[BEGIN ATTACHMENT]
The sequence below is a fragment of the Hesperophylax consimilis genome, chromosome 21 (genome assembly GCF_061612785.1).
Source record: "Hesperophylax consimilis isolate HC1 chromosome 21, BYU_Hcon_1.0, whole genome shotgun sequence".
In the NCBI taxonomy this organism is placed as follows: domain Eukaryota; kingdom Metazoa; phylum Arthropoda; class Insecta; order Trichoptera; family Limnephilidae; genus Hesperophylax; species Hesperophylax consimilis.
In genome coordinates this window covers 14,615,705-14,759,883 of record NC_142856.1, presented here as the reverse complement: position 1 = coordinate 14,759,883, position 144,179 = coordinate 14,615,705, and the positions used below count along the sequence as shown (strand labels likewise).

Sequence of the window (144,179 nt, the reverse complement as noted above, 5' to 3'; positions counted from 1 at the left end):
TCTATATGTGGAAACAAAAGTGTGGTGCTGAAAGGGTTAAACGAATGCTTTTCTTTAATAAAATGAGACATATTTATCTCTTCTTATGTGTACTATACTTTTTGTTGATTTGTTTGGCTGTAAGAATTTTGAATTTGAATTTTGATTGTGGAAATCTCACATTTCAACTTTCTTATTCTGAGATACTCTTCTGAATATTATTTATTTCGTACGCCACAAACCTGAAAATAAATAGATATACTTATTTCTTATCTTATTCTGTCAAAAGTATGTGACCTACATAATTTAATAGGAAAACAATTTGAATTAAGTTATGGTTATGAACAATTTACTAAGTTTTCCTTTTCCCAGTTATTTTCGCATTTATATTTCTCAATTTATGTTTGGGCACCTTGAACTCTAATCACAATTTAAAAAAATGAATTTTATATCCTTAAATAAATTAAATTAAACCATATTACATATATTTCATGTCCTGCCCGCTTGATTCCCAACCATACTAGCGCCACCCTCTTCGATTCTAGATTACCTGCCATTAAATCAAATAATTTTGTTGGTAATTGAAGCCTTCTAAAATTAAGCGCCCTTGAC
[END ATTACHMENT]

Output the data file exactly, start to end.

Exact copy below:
The sequence below is a fragment of the Hesperophylax consimilis genome, chromosome 21 (genome assembly GCF_061612785.1).
Source record: "Hesperophylax consimilis isolate HC1 chromosome 21, BYU_Hcon_1.0, whole genome shotgun sequence".
In the NCBI taxonomy this organism is placed as follows: domain Eukaryota; kingdom Metazoa; phylum Arthropoda; class Insecta; order Trichoptera; family Limnephilidae; genus Hesperophylax; species Hesperophylax consimilis.
In genome coordinates this window covers 14,615,705-14,759,883 of record NC_142856.1, presented here as the reverse complement: position 1 = coordinate 14,759,883, position 144,179 = coordinate 14,615,705, and the positions used below count along the sequence as shown (strand labels likewise).

Sequence of the window (144,179 nt, the reverse complement as noted above, 5' to 3'; positions counted from 1 at the left end):
TCTATATGTGGAAACAAAAGTGTGGTGCTGAAAGGGTTAAACGAATGCTTTTCTTTAATAAAATGAGACATATTTATCTCTTCTTATGTGTACTATACTTTTTGTTGATTTGTTTGGCTGTAAGAATTTTGAATTTGAATTTTGATTGTGGAAATCTCACATTTCAACTTTCTTATTCTGAGATACTCTTCTGAATATTATTTATTTCGTACGCCACAAACCTGAAAATAAATAGATATACTTATTTCTTATCTTATTCTGTCAAAAGTATGTGACCTACATAATTTAATAGGAAAACAATTTGAATTAAGTTATGGTTATGAACAATTTACTAAGTTTTCCTTTTCCCAGTTATTTTCGCATTTATATTTCTCAATTTATGTTTGGGCACCTTGAACTCTAATCACAATTTAAAAAAATGAATTTTATATCCTTAAATAAATTAAATTAAACCATATTACATATATTTCATGTCCTGCCCGCTTGATTCCCAACCATACTAGCGCCACCCTCTTCGATTCTAGATTACCTGCCATTAAATCAAATAATTTTGTTGGTAATTGAAGCCTTCTAAAATTAAGCGCCCTTGAC